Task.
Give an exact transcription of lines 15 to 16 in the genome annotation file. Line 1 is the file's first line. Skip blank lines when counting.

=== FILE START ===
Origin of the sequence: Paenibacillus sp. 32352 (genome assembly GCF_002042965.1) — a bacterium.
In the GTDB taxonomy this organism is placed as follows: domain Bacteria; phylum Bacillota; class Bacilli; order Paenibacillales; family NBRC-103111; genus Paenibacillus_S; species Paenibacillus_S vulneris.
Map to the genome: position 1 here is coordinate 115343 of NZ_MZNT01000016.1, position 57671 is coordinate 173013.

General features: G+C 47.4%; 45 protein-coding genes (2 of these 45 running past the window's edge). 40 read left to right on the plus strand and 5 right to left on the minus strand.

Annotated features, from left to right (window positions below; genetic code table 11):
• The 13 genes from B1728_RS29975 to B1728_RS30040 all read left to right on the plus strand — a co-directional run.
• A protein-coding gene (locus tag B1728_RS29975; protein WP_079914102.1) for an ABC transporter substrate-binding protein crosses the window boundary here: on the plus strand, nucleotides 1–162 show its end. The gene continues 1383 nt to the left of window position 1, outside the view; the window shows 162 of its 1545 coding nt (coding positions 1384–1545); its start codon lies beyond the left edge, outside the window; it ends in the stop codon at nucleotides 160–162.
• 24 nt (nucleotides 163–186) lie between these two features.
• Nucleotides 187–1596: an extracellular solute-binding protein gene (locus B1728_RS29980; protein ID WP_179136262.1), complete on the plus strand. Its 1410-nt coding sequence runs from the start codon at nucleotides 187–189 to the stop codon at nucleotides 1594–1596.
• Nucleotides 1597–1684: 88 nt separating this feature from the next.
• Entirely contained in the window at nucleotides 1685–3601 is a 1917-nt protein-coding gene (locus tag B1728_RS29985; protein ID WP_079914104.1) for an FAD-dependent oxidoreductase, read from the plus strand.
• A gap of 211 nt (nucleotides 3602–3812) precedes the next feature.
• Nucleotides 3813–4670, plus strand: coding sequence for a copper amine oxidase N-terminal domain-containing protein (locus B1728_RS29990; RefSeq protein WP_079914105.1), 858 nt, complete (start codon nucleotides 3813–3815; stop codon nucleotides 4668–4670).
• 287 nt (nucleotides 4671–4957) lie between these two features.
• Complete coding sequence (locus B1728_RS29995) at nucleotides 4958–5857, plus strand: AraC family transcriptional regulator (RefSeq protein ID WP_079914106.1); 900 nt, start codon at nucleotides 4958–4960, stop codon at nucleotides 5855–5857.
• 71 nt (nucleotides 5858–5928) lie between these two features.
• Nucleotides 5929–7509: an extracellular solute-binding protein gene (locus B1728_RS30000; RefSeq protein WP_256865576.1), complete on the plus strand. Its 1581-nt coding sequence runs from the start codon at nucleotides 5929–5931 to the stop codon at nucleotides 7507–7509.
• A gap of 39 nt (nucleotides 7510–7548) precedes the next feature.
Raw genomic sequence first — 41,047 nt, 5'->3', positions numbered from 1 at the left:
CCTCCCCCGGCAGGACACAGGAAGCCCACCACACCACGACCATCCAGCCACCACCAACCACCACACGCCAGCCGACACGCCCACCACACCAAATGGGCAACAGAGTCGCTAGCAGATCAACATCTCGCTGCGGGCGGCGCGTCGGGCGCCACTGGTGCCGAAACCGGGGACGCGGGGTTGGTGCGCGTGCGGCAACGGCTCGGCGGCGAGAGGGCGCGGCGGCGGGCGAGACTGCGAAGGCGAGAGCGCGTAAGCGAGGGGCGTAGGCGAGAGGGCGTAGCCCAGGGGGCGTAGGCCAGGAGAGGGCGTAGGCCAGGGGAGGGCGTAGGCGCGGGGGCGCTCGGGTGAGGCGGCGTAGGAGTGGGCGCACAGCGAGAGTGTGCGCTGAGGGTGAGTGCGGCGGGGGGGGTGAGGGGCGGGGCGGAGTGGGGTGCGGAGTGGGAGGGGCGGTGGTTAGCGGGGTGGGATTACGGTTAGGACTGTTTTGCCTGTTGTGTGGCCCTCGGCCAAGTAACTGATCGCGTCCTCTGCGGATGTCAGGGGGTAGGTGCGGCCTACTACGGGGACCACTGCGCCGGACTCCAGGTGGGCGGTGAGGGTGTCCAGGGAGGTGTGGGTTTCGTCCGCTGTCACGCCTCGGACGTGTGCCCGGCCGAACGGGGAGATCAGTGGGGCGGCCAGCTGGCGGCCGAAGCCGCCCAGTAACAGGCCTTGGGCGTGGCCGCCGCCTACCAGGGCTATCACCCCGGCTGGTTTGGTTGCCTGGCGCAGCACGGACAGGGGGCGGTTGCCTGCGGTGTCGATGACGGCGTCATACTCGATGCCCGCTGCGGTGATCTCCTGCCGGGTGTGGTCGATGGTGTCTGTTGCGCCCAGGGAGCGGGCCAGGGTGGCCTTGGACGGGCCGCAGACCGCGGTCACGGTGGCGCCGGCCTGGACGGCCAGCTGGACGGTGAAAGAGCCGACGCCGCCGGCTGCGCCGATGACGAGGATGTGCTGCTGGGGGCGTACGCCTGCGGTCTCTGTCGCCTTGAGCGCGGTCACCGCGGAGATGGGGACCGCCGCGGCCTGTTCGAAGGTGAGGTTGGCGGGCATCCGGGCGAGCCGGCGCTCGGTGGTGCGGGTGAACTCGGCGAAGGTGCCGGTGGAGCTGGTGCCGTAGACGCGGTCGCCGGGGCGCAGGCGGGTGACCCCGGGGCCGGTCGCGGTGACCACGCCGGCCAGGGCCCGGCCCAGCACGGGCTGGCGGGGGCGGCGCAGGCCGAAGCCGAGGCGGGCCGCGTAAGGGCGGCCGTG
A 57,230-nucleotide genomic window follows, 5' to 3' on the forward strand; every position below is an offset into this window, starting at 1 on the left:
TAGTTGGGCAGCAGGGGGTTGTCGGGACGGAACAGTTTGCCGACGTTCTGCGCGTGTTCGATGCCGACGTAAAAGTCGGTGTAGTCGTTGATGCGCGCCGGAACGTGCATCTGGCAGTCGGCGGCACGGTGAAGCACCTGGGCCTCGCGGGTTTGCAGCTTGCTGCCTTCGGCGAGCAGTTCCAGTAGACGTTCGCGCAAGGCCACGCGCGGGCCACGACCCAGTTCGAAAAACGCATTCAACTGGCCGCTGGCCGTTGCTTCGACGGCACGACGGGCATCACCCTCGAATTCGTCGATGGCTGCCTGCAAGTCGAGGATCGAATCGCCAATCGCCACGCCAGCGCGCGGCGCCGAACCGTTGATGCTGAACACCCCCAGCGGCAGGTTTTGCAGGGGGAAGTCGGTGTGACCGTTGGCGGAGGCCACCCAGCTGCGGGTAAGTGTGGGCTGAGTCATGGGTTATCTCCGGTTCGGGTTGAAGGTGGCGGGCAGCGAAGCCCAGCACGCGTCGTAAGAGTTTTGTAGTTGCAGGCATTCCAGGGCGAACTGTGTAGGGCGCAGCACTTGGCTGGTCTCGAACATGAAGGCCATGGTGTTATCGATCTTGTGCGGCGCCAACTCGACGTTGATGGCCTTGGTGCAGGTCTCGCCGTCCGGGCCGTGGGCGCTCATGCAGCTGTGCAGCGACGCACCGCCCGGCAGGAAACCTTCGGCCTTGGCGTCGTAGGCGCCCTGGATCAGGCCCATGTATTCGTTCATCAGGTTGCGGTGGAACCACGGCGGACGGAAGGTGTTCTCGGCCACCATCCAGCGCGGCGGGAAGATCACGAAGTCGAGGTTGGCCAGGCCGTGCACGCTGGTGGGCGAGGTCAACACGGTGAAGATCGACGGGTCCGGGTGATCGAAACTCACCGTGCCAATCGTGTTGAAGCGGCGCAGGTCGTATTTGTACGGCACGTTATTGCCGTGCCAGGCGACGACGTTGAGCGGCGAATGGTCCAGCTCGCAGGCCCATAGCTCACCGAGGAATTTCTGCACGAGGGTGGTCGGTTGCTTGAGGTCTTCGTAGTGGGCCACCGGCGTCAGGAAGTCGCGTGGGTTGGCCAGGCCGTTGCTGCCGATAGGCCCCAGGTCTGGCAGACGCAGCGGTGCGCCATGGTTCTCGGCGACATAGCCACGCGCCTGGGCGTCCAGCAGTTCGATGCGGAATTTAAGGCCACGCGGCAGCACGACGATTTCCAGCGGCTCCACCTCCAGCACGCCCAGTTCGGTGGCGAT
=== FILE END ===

• Complete coding sequence (locus B1728_RS29995) at nucleotides 4958–5857, plus strand: AraC family transcriptional regulator (RefSeq protein ID WP_079914106.1); 900 nt, start codon at nucleotides 4958–4960, stop codon at nucleotides 5855–5857.
• 71 nt (nucleotides 5858–5928) lie between these two features.